Tuesday, September 16, 2014

Education Reform that Might Actually Work!

There is quite a bit of attention put on the Federal government when it comes to education reform. It is a hot topic for every Presidential and Congressional debate, yet less than 10% of education funding that reaches the schools actually comes from the Federal government.

image from peoriapublicradio.org
The highest contributor to public education is the state government, which provides anywhere between 48% and 70%, depending on who is doing the arithmetic. Next is the local government, which gives between 20% and 40%. The biggest sources for state funding are sales and income taxes. Local governments derive their funding from property tax.

The more money that the citizens in a state make, the more they are paying in income and sales tax and the more money the local governments get from their property tax (assuming that people with more money buy nicer houses). The problem is that education is a catalyst for future income. If schools have low performance, their local citizens will likely grow up and have lower-income jobs. This means that they will not pay as much in income tax and will likely not be able to afford to buy a mansion, adding to local property tax revenue. Thus, it is all an endless cycle of education success or education failure, which is directly tied to the local community and culture (if you want to dig that deep). This is why education should be of great concern to everyone.

Although the Federal and local governments have their hands tied in approaches to education reform, the state governments are in perfect position to effect positive change. The biggest driver in the system I am proposing is standardized test scores. Before I get a stream of public outcry over standardized tests, hear me out. Standardized test scores should not be used to determine who gets the money in a particular state, or how much. Instead, all state money should be divided equally between schools and test scores should be used as a tool to determine where the bulk of that money will go. In other words, if an elementary school has substandard test scores for reading, they should be required to prove that a good portion of their annual budget goes directly into the English department.

If schools want to purchase a new gymnasium, auditorium, or other “niceties”, they have to make sure that their test scores stay above the minimum for all areas of study.

What do you guys think?

Monday, April 28, 2014

New Blog

Hello there, followers!

I am starting a new blog that focuses more on information security. Please check it out! junksec.blogspot.com

I have also migrated to @stevehigdon for Twitter and +SteveHigdon for Google+. Please update your contacts lists.

Saturday, January 18, 2014

Wednesday, December 11, 2013

4 Ways to Sell Security Expenses to Business Executives

image from: corporatementors.in
One of the most challenging parts of being a security administrator is asking for more money, especially when it appears as though everything is working fine. The old adage comes to mind, "If it's not broken, don't fix it."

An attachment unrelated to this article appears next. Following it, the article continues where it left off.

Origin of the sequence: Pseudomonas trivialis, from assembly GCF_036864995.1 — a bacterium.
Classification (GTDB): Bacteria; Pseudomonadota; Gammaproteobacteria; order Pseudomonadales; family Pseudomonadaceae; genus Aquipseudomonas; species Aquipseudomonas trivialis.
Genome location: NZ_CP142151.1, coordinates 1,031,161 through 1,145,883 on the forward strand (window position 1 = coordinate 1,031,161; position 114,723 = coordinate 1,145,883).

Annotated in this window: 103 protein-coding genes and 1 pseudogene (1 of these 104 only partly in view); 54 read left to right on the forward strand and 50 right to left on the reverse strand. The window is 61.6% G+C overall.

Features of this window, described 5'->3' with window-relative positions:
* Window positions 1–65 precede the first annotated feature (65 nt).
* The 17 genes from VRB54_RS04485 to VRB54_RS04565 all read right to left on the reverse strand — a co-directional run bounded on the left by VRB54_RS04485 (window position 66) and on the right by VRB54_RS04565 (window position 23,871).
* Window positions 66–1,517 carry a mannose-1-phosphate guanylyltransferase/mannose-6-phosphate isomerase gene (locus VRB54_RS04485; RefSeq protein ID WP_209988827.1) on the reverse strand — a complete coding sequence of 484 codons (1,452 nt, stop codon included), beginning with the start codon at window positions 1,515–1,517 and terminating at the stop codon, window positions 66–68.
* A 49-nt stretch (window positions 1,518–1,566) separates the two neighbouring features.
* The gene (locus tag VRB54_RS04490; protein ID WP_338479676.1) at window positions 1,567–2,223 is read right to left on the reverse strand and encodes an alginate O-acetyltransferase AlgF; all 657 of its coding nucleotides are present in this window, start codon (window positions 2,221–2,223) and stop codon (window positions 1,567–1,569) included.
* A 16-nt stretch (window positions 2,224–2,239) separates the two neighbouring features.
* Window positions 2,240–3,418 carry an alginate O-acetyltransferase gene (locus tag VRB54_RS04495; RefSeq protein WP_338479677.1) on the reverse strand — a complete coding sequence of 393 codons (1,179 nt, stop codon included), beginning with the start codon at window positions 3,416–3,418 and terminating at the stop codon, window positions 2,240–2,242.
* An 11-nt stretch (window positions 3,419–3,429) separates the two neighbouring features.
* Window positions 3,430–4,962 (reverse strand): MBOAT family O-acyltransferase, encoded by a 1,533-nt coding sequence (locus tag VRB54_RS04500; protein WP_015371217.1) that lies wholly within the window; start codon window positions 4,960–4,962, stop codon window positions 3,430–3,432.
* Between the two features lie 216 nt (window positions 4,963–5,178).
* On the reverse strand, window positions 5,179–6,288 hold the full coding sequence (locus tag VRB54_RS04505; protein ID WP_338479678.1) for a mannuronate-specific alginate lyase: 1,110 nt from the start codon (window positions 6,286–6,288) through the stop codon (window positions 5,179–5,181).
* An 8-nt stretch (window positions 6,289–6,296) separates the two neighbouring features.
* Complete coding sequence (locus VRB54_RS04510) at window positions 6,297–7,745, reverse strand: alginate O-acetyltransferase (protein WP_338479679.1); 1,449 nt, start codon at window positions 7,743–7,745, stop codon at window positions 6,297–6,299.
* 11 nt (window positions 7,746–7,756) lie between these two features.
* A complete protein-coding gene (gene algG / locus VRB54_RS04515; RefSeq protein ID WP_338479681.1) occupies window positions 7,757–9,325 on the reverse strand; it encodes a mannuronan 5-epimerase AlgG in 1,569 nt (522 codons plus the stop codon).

Unfortunately, this philosophy can be disastrous in the security world. New technology acquisition is often much easier for the CIO than for the CISO for one simple reason: business executives like new, shiny toys. They don't however, like to invest in technology that they are unable to see and play with.

For this reason, you must always address new security capability procurements in business terms that executive management understands. In other words, you have to show them the money. The following are 4 ways of getting business minded people to see the benefit of making security expenses that they do not fully understand.

1. Create a "What If" Scenario: This suggestion is often the easiest, especially since the most of the associated research is has already been performed if you are an active and aware security professional. Compile a list of the most recent vulnerabilities and exploits, whether they pertain to your organization or not. Then, take the data from your business continuity and disaster recovery plans (hopefully they are up to date and accurate) to calculate the amount of money lost each day when information and information assets are not available. Many times this kind of scare is enough to continue the conversation.

2. Capitalize on Competition: Business executives are always trying to compare their business with similar organizations because they do not want to be driven out of the market. On that same note, they often enjoy a good story about their competition's shortfalls. Find some similar organizations around the world that have suffered from security incidents, especially those that have lost a considerable amount of money. When you give this presentation and provide a solution, it can easily be seen as a win/win. Not only does it look like you are a better security professional than what the "other guys" have because it did not happen to your organization, but it also gives the executives an opportunity to make a decision that will give them a leg up on other members of the industry. Business people like to think that their company is an industry leader. All you have to do is give them an opportunity.